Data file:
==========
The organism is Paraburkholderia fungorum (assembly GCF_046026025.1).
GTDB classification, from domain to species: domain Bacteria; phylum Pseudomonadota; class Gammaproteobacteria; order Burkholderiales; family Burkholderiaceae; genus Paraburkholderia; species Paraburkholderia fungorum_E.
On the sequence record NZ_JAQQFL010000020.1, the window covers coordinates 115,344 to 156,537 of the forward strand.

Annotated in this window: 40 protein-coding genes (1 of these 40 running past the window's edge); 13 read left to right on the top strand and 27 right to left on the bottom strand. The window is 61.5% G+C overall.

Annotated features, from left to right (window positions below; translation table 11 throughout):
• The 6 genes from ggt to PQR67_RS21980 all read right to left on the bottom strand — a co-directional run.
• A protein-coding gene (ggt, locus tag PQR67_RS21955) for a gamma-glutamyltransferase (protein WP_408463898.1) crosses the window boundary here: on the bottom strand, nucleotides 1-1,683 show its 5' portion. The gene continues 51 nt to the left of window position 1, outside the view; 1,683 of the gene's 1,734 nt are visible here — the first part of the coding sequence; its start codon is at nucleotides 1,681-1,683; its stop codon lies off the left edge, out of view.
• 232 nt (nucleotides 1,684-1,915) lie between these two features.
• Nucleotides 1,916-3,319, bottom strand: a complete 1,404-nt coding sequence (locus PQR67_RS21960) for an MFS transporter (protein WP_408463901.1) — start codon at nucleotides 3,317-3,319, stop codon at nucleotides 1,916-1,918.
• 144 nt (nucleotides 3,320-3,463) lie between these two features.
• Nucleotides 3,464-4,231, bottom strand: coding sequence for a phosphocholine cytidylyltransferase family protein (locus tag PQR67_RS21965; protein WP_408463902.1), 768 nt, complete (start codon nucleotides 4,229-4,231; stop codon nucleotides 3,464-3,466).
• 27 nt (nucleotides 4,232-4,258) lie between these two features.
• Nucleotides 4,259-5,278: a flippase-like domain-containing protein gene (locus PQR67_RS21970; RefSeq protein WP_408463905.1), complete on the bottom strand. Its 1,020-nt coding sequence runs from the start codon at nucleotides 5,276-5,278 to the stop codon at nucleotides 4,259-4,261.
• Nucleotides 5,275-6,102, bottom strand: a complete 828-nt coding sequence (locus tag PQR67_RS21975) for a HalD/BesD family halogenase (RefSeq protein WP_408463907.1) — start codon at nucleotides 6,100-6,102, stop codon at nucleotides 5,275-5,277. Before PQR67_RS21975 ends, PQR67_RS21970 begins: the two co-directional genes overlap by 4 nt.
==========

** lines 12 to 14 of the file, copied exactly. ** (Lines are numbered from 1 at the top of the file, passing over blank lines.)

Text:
• 27 nt (nucleotides 4,232-4,258) lie between these two features.
• Nucleotides 4,259-5,278: a flippase-like domain-containing protein gene (locus PQR67_RS21970; RefSeq protein WP_408463905.1), complete on the bottom strand. Its 1,020-nt coding sequence runs from the start codon at nucleotides 5,276-5,278 to the stop codon at nucleotides 4,259-4,261.
• Nucleotides 5,275-6,102, bottom strand: a complete 828-nt coding sequence (locus tag PQR67_RS21975) for a HalD/BesD family halogenase (RefSeq protein WP_408463907.1) — start codon at nucleotides 6,100-6,102, stop codon at nucleotides 5,275-5,277. Before PQR67_RS21975 ends, PQR67_RS21970 begins: the two co-directional genes overlap by 4 nt.